In addition, based on the weighted average original premium for each township, the insurance is designed to adopt a single rate to avoid the conflict of different premiums in different townships. In the future, if detailed data on individual farmers can be established, the premium will be adjusted according to the insurance status of the individual or township.

As mentioned, the basic definitions of revenue insurance indemnity and calculation of premium are summarized as follows:

1.    Base revenue formula:
Base revenue per hectare = base price × base yield per hectare × insurance coverage;
Four levels of insurance coverage can be designed (85%, 90%, 95%, and 100% coverage) to represent the degree of revenue protection. The ranges of insurance coverage in the United States and Korea are 50%–85% and 60%–90%, respectively. For each country, the insurance is designed such that the ratio of the risk deductible should be selected by farmers to avoid moral hazard. However, the data used in this article do not correlate with individual farmers, and to ensure that revenues can be fully protected, the insurance coverage of 100% is listed as an option. Basically, farmers understand the corresponding principle that the higher the degree of revenue protection, the higher the premium will be.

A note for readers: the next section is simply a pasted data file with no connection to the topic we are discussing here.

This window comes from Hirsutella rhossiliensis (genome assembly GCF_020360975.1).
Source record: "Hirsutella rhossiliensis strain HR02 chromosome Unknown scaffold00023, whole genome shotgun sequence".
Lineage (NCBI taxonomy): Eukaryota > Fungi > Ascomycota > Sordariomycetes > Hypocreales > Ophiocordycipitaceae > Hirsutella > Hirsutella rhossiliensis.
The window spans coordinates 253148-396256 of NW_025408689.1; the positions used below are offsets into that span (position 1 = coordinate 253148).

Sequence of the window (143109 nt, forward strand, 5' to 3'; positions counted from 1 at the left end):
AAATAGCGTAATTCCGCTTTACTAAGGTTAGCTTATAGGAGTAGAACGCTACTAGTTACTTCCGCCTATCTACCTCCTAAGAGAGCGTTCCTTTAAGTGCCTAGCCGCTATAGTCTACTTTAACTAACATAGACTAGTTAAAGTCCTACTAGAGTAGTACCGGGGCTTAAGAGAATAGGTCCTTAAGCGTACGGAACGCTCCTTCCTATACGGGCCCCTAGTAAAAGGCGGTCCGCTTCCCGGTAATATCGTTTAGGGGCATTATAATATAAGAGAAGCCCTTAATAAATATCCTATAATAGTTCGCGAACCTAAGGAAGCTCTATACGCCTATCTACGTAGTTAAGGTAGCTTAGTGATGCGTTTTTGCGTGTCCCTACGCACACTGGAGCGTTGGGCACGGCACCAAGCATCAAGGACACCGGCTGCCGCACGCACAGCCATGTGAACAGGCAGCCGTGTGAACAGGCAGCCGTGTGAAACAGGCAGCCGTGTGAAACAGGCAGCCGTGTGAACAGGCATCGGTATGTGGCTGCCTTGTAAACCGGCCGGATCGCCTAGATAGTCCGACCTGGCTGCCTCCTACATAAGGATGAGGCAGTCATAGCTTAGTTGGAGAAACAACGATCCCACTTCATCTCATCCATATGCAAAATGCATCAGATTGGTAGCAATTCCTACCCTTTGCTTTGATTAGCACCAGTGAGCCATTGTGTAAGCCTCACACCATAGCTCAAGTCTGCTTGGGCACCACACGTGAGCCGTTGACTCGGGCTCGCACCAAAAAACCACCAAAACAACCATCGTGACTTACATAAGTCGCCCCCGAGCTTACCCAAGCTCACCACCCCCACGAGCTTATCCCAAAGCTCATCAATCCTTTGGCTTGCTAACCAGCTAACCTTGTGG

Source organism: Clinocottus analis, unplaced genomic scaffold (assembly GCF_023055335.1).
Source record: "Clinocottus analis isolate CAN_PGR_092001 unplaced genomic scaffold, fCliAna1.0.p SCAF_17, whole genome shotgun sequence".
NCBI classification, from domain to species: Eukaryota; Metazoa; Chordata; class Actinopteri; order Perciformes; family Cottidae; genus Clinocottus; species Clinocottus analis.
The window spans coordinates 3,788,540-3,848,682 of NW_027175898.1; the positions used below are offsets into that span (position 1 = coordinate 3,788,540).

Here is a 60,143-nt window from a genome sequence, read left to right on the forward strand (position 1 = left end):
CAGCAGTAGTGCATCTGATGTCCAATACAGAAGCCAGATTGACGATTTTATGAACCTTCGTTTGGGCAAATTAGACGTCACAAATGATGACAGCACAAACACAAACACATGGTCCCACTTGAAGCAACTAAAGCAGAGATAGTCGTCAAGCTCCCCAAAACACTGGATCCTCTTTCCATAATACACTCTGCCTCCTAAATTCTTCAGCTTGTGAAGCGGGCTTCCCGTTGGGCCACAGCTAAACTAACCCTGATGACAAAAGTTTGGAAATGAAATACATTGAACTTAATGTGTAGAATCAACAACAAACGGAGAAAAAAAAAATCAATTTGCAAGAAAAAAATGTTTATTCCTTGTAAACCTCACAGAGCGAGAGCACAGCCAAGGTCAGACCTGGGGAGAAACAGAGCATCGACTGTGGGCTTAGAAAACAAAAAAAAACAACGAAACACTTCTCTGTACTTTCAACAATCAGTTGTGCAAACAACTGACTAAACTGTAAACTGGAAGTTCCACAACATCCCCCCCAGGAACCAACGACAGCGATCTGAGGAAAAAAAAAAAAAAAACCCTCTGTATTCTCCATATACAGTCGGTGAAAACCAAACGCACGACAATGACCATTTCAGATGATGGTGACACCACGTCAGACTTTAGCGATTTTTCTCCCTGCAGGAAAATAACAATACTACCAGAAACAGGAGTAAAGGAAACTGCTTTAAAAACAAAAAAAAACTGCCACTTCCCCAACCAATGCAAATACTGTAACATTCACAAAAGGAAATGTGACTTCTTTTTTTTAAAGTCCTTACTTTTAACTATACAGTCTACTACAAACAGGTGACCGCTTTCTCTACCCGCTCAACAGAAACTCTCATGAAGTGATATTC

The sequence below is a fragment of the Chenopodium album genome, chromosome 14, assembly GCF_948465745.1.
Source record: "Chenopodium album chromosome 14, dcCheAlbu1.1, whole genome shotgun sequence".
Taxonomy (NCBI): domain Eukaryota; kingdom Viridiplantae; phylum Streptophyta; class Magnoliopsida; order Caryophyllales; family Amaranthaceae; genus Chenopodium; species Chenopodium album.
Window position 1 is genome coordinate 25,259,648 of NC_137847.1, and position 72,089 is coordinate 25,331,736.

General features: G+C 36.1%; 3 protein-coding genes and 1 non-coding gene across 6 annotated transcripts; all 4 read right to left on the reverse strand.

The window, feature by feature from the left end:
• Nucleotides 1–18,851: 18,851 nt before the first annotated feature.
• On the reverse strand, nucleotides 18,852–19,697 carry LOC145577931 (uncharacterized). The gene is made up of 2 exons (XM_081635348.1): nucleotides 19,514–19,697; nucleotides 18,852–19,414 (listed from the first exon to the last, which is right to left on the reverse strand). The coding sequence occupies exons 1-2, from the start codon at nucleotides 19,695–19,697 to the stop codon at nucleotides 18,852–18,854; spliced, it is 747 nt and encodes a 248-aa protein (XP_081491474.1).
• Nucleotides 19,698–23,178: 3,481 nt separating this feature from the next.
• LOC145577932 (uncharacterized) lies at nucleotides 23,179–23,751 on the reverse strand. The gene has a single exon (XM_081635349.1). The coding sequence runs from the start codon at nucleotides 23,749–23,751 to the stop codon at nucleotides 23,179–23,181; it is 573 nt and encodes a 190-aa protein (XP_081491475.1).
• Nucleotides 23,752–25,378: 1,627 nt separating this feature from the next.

2.    Actual revenue formula:
Actual revenue = actual price × actual yield per hectare;

3.    Insurance indemnity formula:
Indemnity = (base revenue per hectare − actual revenue per hectare) × insured area;

4. Trial calculation simulation:

Depending on the insurance rate, insurance coverage, sources of price data, and whether cash relief for climatic disasters is included in the actual revenue, various premium and insurance indemnity amounts can be obtained.

In the aforementioned definitions, the key variables and parameters for the calculation of the premium and indemnity must be repeatedly considered, including the yield, price, average value, insurance rate, and insurance coverage.

The per-hectare premiums for sugar apple revenue insurance are NT$52,303, NT$31,244, NT$20,700, and NT$13,424 for 100%, 95%, 90% and 85% insurance coverage, respectively. Depending on the financial burden and degree of revenue protection, farmers can select the most suitable premium for their needs. This would be an effective approach to building an insurance concept. To reduce the burden on farmers, the premium subsidy ratio could be 55% (50% provided by the central government, 5% paid by the local government), only the remaining 45% is paid by farmers, and it would be of great advantage for farmers to purchase insurance.